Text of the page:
29. The future, as it would unfold in a chosen timeframe, is a matter of perennial speculation and planning by individuals, organizations and nations. It is, perhaps, the most fascinating of human endeavours influenced no less by our hopes and fears as by the dynamics of the given circumstances. But projecting the future can be a very complex exercise, to the point of being meaningless, if one were to take into account all the numerous factors, from the universal to the local, that could impinge on our future. The focus in this article is, therefore, limited; it is limited to those elements of our present situation that are peculiar to our socio-political life, as distinguished from the common elements (illiteracy, poverty, fast population growth) that we share with other developing countries. The peculiar elements of our socio-political life that could be expected to play a crucial role as the determinants of our future are these: the tension between various ethnic nationalities; the tension between sectarian communities and the tension between the revivalists and the reformists. For the sake of brevity of reference let’s call them ‘the four tensions’. And to begin with, let’s acknowledge the fact that the future of the state of Pakistan would depend on our ability, or the lack of it, to understand and resolve these tensions that can, if allowed to fester, shatter our social fabric and, ultimately, the state itself.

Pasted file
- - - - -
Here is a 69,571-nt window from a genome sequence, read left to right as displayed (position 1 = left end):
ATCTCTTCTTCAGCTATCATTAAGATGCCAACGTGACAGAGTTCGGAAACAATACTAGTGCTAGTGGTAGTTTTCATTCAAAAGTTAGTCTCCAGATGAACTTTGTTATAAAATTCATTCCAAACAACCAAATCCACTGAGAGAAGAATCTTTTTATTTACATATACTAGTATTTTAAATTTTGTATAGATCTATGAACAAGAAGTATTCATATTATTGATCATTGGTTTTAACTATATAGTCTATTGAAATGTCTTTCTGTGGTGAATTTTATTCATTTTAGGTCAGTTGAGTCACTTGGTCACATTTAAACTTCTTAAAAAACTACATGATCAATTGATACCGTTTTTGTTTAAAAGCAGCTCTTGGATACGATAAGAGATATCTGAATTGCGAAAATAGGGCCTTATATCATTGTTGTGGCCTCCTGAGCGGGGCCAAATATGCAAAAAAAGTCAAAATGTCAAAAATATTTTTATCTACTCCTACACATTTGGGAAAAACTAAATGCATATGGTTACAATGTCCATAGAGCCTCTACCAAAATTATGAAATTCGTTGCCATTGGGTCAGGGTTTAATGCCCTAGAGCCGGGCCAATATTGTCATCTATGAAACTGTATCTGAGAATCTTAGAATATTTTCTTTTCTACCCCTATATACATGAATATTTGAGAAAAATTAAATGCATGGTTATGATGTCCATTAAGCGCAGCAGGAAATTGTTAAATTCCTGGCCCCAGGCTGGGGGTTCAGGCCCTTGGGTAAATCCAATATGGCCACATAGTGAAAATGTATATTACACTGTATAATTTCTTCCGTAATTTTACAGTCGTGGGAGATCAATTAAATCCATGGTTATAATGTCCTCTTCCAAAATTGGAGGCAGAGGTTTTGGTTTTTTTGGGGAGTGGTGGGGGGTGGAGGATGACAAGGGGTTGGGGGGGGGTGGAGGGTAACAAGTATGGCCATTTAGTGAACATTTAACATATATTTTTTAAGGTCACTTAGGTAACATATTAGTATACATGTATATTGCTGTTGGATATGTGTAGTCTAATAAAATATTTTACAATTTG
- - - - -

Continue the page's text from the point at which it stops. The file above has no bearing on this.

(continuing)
Last edited by Argus; Tuesday, June 13, 2006 at 01:10 AM.